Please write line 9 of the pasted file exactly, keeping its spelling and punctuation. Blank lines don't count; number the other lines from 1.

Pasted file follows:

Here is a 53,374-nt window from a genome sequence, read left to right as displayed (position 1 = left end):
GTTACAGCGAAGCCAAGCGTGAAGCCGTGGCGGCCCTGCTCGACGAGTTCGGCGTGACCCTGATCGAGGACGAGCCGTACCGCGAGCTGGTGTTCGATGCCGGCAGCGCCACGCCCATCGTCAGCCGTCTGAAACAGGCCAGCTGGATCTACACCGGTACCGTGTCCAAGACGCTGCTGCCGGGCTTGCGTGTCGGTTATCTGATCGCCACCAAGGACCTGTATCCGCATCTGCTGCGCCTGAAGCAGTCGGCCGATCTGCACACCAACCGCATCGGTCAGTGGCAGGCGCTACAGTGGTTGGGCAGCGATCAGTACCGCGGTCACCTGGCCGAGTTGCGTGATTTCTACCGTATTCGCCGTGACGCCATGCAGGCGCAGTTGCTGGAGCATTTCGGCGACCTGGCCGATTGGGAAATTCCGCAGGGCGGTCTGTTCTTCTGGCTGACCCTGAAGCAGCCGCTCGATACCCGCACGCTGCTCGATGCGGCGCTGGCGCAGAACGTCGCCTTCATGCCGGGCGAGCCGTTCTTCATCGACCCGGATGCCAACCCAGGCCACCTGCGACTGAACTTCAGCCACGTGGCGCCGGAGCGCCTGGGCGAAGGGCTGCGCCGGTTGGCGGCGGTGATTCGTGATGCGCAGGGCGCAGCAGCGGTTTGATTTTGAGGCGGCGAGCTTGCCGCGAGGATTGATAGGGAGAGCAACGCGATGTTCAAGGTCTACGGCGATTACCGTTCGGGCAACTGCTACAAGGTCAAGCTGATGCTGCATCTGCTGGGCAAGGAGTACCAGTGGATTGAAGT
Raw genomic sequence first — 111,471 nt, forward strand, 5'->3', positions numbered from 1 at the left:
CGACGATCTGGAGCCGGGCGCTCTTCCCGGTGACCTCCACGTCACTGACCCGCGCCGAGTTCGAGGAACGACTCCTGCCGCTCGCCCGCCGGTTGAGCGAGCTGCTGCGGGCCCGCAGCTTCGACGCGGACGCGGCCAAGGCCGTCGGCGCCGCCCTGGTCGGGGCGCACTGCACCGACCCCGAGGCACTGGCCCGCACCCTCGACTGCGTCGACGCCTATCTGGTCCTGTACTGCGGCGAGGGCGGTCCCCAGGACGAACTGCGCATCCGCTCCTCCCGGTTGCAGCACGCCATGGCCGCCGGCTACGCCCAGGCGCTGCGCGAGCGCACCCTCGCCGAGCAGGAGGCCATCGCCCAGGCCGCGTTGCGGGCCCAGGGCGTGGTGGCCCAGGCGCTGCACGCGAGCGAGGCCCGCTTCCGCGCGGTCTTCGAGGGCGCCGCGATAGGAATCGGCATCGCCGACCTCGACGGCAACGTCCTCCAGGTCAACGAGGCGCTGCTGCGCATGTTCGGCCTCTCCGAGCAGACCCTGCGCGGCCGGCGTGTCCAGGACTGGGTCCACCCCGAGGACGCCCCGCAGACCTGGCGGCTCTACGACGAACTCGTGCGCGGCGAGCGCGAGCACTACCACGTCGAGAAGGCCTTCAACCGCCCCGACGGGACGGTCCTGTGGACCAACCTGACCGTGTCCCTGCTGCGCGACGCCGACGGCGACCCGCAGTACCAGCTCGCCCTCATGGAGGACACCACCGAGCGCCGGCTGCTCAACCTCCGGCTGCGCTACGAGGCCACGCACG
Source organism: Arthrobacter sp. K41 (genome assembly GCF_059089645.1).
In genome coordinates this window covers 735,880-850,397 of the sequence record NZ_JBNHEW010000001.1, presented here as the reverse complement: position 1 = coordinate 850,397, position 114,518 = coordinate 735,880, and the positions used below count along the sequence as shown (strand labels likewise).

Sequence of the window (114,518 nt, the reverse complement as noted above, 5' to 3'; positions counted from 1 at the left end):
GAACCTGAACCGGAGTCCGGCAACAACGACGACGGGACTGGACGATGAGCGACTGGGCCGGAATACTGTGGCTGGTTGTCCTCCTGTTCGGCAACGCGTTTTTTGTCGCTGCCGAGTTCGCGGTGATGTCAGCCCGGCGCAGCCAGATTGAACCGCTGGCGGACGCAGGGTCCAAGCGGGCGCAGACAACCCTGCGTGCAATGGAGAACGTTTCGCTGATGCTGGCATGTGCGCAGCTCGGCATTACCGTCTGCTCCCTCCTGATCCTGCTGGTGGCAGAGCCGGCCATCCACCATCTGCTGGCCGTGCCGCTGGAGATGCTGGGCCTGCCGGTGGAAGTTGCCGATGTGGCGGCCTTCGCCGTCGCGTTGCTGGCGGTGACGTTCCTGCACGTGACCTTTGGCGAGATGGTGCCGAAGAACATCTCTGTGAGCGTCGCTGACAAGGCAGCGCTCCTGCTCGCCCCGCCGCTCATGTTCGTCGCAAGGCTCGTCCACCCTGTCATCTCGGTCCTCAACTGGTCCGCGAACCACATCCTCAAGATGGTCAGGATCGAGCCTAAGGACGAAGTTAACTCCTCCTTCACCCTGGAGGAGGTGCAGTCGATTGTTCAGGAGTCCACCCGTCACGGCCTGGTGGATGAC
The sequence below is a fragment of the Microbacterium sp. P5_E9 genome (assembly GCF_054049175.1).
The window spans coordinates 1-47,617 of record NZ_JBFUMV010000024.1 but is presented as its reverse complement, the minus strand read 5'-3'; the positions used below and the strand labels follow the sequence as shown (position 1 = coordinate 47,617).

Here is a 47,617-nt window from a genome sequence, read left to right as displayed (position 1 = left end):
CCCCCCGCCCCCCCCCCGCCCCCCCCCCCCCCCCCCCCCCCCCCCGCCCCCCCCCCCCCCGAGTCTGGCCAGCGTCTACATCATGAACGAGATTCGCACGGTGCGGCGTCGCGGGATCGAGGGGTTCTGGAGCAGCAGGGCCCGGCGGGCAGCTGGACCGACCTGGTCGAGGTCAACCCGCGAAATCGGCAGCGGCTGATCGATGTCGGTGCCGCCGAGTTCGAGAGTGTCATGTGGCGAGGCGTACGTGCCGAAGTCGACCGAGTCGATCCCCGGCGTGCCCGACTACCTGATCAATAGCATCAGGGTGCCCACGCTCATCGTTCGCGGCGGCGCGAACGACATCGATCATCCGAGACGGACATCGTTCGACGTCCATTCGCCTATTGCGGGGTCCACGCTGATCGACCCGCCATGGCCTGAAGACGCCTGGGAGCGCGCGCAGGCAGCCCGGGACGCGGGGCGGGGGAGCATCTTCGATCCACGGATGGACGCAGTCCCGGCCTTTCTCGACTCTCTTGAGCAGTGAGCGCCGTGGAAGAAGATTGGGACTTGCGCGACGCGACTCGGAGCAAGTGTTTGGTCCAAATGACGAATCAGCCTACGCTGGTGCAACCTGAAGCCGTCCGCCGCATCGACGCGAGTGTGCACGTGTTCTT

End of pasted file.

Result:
The sequence below is a fragment of the Microbacterium sp. P5_E9 genome (assembly GCF_054049175.1).